Diverticular disease describes two common diseases of the colon, diverticulosis and diverticulitis.
When small pouches form in the colon wall, the condition is called diverticulosis. The pouches, called diverticula, can become inflamed; when this happens, the condition name is diverticulitis. Diverticulitis can be dangerous if left untreated, causing bleeding, blockages, tears, and infection.
Diet and Diverticular Disease: Is Low Fiber the Cause?
“Diet probably has a role in the development of diverticular disease,” says Osama Alaradi, MD, a gastroenterologist and senior staff physician at the Henry Ford Hospital in Detroit, Mich. Researchers have noticed that a low-fiber diet in particular seems to play a huge role.
“Countries where they continue to eat high fiber still have lower incidence of disease,” Dr. Alaradi explains. Diverticulosis and diverticulitis are less common in Africa and Asia, and most common in Western nations like the United States, where incidence reaches as high as 40 percent of people over age 60, Alaradi says.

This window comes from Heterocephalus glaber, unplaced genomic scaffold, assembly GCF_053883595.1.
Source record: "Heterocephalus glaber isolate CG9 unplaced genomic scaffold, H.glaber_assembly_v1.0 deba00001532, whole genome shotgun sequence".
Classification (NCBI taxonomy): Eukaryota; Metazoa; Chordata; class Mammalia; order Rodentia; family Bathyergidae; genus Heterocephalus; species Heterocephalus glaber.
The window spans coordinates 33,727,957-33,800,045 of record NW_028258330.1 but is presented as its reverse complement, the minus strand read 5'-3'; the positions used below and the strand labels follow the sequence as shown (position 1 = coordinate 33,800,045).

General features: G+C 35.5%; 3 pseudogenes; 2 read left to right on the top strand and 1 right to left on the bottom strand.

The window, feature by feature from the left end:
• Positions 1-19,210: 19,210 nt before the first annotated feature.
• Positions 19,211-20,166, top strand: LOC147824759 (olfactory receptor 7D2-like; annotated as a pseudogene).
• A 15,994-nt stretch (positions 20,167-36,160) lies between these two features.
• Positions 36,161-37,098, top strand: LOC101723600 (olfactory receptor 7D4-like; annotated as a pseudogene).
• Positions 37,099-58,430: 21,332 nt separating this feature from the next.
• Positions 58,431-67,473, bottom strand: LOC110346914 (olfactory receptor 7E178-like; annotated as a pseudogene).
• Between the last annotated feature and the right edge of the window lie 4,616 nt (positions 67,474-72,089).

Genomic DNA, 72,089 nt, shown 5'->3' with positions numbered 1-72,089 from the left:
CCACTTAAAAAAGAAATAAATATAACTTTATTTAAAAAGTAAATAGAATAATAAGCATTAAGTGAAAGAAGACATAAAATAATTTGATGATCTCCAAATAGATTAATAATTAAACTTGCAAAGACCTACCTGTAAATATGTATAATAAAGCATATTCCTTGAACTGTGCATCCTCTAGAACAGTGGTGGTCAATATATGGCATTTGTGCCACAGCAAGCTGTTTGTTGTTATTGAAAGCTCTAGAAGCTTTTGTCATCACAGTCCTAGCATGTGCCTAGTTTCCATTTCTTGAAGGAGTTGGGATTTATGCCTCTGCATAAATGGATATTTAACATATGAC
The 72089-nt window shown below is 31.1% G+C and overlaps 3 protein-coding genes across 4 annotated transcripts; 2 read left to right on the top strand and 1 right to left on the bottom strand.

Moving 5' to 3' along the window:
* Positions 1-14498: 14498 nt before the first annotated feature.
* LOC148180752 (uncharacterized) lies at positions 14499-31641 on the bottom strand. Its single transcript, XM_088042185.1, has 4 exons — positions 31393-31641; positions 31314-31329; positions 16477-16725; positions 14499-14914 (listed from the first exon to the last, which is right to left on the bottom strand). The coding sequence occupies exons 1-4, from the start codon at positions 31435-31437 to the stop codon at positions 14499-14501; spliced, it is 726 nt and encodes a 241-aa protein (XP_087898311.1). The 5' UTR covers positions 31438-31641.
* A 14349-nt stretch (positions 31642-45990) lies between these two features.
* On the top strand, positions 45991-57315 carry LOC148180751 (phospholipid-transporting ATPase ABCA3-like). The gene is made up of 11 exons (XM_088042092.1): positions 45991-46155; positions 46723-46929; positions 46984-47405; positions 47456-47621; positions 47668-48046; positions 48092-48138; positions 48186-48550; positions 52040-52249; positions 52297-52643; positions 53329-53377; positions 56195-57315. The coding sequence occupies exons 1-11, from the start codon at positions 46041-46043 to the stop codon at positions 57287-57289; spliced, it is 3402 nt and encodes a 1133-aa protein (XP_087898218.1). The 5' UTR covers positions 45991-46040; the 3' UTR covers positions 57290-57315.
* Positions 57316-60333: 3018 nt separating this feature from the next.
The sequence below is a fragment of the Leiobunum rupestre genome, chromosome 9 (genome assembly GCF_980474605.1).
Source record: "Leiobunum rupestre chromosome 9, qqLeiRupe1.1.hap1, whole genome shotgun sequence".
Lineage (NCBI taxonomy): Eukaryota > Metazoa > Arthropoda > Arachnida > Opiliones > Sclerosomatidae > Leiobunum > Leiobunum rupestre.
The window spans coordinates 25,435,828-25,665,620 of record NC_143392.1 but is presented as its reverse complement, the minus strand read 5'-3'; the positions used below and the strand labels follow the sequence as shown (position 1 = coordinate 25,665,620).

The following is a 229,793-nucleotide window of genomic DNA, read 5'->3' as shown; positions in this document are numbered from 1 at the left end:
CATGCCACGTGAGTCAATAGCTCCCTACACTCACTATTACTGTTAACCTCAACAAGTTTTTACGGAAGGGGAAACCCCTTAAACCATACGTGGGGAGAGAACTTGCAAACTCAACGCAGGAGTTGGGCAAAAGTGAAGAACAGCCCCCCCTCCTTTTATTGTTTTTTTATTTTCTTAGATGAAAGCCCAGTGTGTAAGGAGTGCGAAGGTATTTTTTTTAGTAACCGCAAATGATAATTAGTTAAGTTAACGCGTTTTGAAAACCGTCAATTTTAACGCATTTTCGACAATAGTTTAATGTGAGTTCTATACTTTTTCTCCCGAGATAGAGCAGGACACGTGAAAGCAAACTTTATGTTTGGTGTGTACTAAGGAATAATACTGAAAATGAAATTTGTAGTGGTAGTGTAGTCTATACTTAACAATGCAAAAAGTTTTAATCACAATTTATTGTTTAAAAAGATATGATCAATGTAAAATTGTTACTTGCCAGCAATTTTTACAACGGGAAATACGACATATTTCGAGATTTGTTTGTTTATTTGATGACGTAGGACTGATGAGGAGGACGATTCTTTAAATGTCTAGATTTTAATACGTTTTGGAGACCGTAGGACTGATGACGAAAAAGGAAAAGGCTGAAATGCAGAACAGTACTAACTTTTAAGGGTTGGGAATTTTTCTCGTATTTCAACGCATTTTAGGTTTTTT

In the United States, diverticular disease was less common at the beginning of the 19th century and has been steadily increasing since the 1960s. “Less exercise, more fast food, and less fiber. The lifestyle has changed,” Alaradi explains. “It’s much less common in vegetarians.” Vegetarian diets tend to be higher in fiber than non-vegetarian diets.
Source: Digestive Health
The Experts Thought: Diverticular disease” is the condition of having diverticula in the colon, which are outpocketings of the colonic mucosa and submucosa through weaknesses of muscle layers in the colon wall. Adding high fiber in diet would help to avoid this disorder and further complications.